Within one day, 61 individuals, with more time on their hands, produced 29 pages of collated responses to our survey. Most frequent, were comments reflecting genuine gratitude for caring teachers mentioned by name. A lot said they had had few problems. Some commented on the positives of having their son’s company and assisting him to learn.
It was not all rosy however. Many others spoke of the challenges of working themselves while having several children whose online education made demands on them. Most students were missing school and their mates and many were being choked with more than they could cope with. Multiple emails and online meetings also eroded work time. Others found it challenging to break down material into intelligible chunks.
Remote learning – born of necessity but generally worked impressively.
Sacred Heart Girls’ College, New Plymouth
Paula Wells, Principal
The rapid experience of Sacred Heart Girls’ College, New Plymouth moving into lockdown will have been mirrored around the country. The rapid acceleration through the alert-levels saw New Zealanders in isolation sooner than anyone might have expected. From the outset, the Manawa Tapu approach was one of wellbeing first for its community. We were, and are, in unprecedented times. A Microsoft school had established TEAMS as its platform for learning and teaching materials over time, along with BYOD, meant that Manawa Tapu were agile and able to adapt quickly.
The school’s website homepage was re-configured with two tabs: [email protected] and [email protected] The [email protected] tab took visitors to the site to a range of wellness and wairua resources aimed particularly at managing trauma, change and uncertainty; with a link for student-specific resources and a link for caregiver-specific resources. The [email protected] tab took parents and learners to key documents that captured expectations of learning remotely, and tips and suggestions for optimising the digital learning experience.
Secondary-aged students followed timetables in their remote learning, whilst the Year 7 and Year 8 students had live on-line lessons daily at 10am, with a range of tasks and activities to pick and choose from. Wellness of learners remained paramount with teachers re-designing programmes to move away from assessment; students were encouraged and supported to do what they were able, when they were able. Programmes and pedagogy were under constant review, with on-line experiences for learners continually enhanced and improved. The school remaining at home at both Alert Level 4 and Alert Level 3 allowed for consolidation, and rich, reflective practice amongst staff led to refined ways of engaging with learners, with a distinct shift to smaller-group live tutorials alongside week-long learning plans.
The school’s lead pastoral carers, Manaaki teachers, made personalised contact with each student once a week and a revised referral system was developed, helped by the Microsoft TEAMS analytics, to support those with heightened pastoral care needs. Staff connected through TEAMS with regular hui in faculties, and the college routine of Whakakaha three mornings a week continued: Monday’s gospel reading and reflection; Wednesday’s continued building of cultural capacity and responsiveness; and Friday’s Special Character and Charism nourishment.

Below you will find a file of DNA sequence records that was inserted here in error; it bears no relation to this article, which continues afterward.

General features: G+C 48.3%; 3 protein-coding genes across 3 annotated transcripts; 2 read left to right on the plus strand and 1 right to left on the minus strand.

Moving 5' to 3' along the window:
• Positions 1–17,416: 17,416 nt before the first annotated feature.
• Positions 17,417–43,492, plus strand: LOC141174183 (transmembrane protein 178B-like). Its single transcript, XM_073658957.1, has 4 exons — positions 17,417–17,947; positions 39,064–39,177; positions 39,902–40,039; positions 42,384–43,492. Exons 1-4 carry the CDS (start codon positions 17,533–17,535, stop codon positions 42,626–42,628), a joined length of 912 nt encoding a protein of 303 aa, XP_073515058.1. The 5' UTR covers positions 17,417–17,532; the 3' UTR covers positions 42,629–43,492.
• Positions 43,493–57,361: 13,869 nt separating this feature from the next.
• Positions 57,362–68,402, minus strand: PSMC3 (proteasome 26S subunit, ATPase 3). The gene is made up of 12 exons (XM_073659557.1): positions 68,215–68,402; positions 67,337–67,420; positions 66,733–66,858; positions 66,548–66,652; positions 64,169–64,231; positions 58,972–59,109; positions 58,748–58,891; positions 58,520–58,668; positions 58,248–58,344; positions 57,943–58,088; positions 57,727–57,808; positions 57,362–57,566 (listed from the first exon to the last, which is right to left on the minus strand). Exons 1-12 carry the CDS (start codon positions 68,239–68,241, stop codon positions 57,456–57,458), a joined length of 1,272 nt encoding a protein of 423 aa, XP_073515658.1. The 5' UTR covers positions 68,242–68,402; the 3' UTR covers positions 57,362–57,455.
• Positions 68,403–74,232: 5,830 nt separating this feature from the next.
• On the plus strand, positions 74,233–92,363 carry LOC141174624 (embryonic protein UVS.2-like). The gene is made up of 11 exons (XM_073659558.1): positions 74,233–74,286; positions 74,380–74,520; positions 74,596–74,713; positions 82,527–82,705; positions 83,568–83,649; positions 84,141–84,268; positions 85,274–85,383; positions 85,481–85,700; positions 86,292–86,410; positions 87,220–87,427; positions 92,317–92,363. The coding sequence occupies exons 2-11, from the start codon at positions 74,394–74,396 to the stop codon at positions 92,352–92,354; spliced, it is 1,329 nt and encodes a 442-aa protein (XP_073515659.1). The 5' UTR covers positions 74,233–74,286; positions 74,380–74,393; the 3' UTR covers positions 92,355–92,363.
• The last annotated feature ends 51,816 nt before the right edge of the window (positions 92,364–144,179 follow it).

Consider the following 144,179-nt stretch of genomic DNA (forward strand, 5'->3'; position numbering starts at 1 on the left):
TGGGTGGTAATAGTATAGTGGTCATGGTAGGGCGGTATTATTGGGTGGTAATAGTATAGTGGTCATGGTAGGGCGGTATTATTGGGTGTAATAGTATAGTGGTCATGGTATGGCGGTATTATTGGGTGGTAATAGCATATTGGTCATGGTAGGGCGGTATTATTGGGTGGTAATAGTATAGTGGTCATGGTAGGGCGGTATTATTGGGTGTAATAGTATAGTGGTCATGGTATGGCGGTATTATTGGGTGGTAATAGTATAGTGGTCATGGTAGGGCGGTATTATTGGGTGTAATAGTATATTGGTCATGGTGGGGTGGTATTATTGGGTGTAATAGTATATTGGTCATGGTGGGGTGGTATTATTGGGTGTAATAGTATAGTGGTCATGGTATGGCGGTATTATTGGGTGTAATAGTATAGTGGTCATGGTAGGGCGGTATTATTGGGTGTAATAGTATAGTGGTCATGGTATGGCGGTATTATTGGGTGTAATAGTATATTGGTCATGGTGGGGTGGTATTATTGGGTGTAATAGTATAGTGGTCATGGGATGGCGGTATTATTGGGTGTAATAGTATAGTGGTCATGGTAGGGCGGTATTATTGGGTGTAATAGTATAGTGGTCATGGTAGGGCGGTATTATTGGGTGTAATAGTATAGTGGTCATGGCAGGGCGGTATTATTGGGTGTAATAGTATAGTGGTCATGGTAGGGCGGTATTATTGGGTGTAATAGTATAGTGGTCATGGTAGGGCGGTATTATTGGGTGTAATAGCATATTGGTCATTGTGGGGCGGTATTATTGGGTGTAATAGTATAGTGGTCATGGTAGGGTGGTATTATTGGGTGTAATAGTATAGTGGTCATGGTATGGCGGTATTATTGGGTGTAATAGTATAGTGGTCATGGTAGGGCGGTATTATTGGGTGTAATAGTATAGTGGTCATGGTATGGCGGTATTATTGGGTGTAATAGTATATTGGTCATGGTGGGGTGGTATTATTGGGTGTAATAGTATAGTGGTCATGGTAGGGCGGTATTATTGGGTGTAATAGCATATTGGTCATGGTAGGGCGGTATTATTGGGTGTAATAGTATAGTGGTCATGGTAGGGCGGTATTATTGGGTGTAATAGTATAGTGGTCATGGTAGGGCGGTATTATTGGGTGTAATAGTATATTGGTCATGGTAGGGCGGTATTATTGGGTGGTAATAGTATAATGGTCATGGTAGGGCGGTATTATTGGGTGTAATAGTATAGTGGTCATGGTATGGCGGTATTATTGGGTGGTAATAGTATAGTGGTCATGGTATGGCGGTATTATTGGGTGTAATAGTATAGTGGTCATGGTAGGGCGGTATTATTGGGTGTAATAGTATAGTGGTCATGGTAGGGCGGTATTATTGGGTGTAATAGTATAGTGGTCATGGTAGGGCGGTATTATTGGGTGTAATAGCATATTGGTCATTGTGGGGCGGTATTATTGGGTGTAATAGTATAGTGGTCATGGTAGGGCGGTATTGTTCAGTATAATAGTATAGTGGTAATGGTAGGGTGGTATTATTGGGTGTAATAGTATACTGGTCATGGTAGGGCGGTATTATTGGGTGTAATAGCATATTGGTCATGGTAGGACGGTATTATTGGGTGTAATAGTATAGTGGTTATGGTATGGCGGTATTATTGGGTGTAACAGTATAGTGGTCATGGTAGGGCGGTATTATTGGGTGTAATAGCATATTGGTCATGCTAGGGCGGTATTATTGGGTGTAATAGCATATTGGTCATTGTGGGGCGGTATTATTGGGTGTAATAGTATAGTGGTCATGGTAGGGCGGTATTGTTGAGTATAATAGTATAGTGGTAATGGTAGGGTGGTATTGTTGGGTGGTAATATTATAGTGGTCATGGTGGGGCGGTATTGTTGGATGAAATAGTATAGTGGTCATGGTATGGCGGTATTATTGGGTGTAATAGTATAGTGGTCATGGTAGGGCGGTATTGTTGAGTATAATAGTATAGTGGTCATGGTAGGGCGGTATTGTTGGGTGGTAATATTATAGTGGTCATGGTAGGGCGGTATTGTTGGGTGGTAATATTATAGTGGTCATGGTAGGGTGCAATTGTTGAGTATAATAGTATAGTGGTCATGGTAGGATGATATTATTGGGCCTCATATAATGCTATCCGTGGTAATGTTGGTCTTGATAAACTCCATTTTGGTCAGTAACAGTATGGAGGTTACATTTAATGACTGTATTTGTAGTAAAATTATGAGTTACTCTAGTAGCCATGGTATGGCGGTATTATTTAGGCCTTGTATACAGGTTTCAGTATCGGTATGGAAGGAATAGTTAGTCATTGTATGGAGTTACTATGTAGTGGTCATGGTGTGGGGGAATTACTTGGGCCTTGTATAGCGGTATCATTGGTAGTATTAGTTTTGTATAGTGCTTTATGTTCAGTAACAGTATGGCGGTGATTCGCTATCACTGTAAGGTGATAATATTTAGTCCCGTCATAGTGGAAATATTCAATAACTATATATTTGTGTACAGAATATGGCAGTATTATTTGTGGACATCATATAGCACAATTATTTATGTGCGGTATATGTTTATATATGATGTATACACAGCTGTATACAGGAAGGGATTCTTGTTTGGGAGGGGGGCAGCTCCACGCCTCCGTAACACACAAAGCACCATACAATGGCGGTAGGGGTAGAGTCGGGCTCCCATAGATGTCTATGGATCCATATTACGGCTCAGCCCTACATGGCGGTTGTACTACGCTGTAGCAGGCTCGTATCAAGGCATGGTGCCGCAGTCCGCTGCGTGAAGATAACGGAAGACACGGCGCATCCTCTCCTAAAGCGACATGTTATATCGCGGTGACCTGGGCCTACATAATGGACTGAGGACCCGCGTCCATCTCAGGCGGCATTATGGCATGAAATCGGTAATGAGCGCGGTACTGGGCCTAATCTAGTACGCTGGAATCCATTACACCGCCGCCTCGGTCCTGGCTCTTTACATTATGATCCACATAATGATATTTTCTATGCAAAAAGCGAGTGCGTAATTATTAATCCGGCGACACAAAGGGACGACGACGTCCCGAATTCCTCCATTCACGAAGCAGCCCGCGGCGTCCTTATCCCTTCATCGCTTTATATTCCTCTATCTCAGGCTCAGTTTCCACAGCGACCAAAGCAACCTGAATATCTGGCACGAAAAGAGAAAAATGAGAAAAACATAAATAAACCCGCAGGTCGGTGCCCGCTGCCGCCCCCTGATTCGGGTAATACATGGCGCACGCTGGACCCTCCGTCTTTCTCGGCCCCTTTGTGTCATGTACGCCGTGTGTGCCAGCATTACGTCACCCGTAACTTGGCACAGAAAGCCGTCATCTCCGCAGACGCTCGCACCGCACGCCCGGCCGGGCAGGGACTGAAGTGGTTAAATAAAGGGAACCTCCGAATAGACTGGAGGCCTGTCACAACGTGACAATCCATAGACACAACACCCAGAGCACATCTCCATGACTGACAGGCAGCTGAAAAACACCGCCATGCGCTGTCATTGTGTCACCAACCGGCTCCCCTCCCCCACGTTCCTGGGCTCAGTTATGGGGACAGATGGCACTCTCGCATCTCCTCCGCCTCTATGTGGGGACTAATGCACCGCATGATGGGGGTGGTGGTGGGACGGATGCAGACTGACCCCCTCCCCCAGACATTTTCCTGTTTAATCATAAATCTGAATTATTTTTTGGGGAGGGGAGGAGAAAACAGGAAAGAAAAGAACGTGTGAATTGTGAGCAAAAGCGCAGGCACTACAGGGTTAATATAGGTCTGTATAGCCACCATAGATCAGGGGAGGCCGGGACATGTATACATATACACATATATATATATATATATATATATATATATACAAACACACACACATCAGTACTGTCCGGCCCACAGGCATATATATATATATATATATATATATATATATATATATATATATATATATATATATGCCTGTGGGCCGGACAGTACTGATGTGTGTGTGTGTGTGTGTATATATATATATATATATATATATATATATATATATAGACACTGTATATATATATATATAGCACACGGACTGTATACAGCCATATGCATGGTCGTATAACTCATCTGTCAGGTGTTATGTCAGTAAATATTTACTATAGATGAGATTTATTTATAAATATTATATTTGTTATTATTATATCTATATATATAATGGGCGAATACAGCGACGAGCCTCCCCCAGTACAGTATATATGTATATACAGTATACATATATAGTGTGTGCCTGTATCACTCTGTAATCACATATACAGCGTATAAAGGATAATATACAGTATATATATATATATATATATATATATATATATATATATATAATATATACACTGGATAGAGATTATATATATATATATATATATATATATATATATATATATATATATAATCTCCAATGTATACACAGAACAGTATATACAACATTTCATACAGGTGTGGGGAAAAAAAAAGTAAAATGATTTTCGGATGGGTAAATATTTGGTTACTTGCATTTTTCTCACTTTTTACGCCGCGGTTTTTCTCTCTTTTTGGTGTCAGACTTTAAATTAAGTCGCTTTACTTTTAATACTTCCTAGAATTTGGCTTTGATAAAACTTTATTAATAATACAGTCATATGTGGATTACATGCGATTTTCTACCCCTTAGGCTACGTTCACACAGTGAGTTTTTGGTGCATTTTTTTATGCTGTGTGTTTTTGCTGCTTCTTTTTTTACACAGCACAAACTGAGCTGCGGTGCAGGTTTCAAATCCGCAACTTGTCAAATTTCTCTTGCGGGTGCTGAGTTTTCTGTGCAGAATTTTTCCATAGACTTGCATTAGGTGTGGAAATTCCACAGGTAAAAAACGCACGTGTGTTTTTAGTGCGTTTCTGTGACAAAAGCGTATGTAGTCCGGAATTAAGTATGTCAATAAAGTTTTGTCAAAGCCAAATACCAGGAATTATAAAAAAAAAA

Being a connected community remained crucially important, and our Facebook page was alive with activity with clips from the students’ leaders and a weekly ‘principal’s update’. Regular Covid-19 updates were emailed to caregivers and students, with the school APP alerting users to must-know information.
At Alert level 2, transitions to school for students and staff were managed with wellbeing first. Adapting to a new school, new routines and protocols, and lifting the tapu on what was a speedy departure under duress, took time. Prioritising being culturally and spiritually safe, and restoring connections and confidence enabled smooth transition.
Sacred Heart Girls’ College New Plymouth give thanks for the ethos of the Mission Sisters, and continue to Live their Mission through Ako, Manaakitanga and Wahine Toa.
St Patrick’s College Silverstream
Jane Hambidge, Tumuaki Tuarua, Deputy Rector, Teaching and Learning
Over the 50 days of lockdown our students, whānau and staff certainly embraced our motto of Sectare Fidem (Hold Fast to Your Faith). We navigated Google Meets, beards, bad hair, cats and kittens. Younger siblings and our parents. Many of our students talked about missing their friends and sports but several also embraced the time they spent reconnecting with their family. Many were also more intentional in how they connected via video calls to support their friends. Lots of time was spent helping younger siblings do homework and students had a new respect for how hard both their parents and teachers work. Over lockdown our priest Fr John Walls prepared and delivered a homily via Instagram once every two weeks to remind our community to hold fast to their faith. This kept us connected to the essence of who we are as a school particularly as we celebrated Easter in lockdown. The main challenge our staff faced was how to ensure deep and meaningful learning took place in the digital space whilst still managing their own bubbles. As we have returned to school we have welcomed our young men back and have met them ‘where they are’. Our school value theme for the Year of Unity Kotahitanga/Unity/Tu Fa’atasi: ‘We support everyone in our community to belong and we come together in the good times and the tough times’.